Going Against Bush, NIH Director Urges Expanded Stem Cell Research

By Mary Ann Akers Staff Writer
Wednesday, October 17, 2007

In a magazine arriving in mailboxes this week, National Institutes of Health Director Elias A. Zerhouni suggests that embryonic stem cell research should be expanded.

"All avenues of research need to be pursued," Zerhouni says in the newest edition of Medline Plus, a journal published jointly by the NIH and Friends of the National Library of Medicine. He adds: "We must continue the research at all levels, or there will be no progress."

Those views put Zerhouni, who serves at the pleasure of President Bush, at odds with his boss. Bush has twice vetoed legislation that would do exactly what Zerhouni is espousing: expanding research on new embryonic lines.

The previous time Zerhouni separated himself from the president's position on stem cell research was in March during testimony before Congress. He said then that the administration's restrictions on embryonic stem cell research should be lifted. A Congressional Quarterly health-care reporter wrote at the time that Zerhouni "perhaps put himself on a path toward unemployment."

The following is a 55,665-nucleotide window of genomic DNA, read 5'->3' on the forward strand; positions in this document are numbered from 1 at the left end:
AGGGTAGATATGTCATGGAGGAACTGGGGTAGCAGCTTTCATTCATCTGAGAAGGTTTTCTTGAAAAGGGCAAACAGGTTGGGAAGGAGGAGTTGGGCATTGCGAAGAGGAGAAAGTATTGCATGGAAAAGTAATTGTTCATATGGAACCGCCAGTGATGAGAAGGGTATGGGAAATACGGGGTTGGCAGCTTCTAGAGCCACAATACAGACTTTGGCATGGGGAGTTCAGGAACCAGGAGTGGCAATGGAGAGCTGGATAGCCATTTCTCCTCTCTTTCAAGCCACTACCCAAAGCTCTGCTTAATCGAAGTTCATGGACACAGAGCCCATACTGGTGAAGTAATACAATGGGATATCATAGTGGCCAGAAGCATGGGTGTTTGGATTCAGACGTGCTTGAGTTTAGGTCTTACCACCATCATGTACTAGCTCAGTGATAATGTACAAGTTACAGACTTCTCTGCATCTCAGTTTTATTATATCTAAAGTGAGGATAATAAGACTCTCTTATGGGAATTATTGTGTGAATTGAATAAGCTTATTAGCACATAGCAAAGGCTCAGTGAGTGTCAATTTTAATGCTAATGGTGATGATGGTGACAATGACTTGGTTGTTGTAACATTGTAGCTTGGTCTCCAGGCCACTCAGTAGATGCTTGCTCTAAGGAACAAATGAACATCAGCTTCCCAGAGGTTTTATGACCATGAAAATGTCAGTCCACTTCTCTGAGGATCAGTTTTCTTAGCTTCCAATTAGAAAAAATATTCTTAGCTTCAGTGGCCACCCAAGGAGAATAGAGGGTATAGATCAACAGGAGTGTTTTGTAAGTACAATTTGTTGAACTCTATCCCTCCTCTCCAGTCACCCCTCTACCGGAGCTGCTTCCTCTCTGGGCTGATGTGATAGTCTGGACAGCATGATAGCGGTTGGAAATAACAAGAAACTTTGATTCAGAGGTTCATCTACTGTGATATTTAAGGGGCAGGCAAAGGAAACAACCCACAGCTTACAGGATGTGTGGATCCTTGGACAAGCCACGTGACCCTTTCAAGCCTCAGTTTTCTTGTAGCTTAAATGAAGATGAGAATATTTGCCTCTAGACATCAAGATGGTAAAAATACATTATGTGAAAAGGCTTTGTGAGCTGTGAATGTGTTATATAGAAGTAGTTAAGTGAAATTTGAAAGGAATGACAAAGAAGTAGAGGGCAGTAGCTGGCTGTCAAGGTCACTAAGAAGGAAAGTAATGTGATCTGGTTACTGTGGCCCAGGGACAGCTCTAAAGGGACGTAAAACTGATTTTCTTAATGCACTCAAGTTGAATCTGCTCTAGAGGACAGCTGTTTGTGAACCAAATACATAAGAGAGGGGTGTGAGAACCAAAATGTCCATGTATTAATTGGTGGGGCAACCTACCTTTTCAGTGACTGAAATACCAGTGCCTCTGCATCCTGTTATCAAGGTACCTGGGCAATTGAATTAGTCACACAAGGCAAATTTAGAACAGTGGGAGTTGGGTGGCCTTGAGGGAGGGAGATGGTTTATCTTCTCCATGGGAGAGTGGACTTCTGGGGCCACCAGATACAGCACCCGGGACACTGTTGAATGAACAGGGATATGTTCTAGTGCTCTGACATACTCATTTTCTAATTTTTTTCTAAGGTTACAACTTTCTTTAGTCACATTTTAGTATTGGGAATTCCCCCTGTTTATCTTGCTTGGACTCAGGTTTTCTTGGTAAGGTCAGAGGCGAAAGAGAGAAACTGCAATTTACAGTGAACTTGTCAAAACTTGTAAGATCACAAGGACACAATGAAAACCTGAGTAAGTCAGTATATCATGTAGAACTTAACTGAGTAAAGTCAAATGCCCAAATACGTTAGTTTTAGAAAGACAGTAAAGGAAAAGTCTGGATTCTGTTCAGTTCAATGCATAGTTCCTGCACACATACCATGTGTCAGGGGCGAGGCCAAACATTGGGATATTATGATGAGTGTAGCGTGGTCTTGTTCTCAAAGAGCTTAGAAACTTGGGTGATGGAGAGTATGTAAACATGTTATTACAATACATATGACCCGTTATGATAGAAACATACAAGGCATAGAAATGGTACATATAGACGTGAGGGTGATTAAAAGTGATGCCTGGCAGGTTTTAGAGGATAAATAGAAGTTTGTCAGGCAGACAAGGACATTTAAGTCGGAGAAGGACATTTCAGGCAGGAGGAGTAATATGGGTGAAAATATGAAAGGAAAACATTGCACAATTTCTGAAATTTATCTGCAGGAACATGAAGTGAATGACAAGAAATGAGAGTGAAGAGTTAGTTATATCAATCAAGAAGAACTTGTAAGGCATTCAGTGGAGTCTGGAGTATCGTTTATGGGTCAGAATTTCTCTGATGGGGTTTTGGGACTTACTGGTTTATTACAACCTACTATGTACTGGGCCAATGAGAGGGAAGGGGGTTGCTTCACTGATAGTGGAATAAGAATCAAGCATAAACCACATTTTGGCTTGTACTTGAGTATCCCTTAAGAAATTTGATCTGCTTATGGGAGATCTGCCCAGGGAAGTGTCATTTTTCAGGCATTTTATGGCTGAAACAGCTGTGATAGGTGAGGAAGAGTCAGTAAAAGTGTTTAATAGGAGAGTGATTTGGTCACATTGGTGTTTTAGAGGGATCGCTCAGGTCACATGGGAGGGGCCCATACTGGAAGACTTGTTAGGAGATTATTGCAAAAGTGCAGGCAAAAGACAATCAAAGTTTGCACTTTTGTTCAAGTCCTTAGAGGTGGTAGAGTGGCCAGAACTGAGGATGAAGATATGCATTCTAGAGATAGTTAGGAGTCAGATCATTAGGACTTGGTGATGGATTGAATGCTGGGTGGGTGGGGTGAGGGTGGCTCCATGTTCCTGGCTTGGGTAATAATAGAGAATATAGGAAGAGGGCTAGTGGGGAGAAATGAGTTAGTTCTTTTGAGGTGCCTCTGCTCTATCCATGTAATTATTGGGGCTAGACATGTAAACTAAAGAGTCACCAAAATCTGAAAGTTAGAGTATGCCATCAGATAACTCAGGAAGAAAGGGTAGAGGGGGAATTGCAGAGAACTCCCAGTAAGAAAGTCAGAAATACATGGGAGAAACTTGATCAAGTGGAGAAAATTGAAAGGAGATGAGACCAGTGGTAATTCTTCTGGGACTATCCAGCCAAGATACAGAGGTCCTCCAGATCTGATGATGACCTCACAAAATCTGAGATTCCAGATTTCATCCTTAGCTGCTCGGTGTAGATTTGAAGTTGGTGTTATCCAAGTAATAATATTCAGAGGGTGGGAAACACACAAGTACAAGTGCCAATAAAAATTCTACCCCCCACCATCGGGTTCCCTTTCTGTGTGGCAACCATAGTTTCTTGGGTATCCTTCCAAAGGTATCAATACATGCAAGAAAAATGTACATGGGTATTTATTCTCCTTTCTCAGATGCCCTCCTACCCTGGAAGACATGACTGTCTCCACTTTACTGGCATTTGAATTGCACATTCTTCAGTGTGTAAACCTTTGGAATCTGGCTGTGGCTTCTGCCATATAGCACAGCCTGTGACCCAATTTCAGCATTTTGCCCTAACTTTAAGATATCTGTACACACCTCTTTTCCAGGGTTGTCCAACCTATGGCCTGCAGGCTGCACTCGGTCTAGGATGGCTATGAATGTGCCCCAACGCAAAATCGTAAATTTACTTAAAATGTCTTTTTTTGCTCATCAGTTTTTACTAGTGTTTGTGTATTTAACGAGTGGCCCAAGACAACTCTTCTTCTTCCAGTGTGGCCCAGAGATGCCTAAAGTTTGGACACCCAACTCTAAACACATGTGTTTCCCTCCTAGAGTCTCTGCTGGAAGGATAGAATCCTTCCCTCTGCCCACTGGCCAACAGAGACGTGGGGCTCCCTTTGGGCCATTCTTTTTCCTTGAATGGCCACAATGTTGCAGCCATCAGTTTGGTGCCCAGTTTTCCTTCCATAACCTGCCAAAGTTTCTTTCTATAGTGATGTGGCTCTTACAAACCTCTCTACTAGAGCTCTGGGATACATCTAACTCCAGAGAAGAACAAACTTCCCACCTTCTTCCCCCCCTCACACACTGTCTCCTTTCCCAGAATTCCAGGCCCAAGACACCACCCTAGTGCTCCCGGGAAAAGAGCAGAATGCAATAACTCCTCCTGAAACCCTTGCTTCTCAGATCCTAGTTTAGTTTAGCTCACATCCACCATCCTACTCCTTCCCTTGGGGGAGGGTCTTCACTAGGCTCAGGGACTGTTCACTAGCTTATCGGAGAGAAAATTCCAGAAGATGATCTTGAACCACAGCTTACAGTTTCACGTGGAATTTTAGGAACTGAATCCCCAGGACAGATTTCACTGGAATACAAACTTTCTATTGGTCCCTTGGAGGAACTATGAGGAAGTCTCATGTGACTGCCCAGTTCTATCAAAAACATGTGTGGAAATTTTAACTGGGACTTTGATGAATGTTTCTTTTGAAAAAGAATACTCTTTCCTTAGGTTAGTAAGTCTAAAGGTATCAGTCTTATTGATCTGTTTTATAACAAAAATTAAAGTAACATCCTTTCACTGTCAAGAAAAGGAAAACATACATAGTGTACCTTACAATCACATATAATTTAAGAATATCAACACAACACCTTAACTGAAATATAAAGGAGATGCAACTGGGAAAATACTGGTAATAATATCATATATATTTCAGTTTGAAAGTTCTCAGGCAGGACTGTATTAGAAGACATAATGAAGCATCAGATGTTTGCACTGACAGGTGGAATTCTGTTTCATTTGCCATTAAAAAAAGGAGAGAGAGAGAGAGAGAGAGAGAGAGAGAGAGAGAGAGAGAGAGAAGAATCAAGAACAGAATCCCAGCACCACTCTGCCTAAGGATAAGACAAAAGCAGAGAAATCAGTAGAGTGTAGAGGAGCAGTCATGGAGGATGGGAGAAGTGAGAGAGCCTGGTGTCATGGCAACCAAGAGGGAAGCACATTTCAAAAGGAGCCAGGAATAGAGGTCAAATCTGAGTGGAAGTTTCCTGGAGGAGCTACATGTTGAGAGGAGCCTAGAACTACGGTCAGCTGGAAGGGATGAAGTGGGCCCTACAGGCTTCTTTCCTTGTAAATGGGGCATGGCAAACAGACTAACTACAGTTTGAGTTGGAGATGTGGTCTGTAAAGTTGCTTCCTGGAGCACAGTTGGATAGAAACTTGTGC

The NIH director declined to be interviewed, but his spokesman, John Burklow, said: "As the director of the country's primary biomedical research agency, Dr. Zerhouni believes that he serves the president, and the American people, best by providing candid scientific expertise and perspective. He believes his input is appreciated."

White House spokesman Tony Fratto said that Bush "has to draw the line in a different place than Dr. Zerhouni" -- from a "broader view" than that of a scientist. Bush's policy, he said, takes into account "moral and religious views."

Akers writes The Sleuth, a blog on

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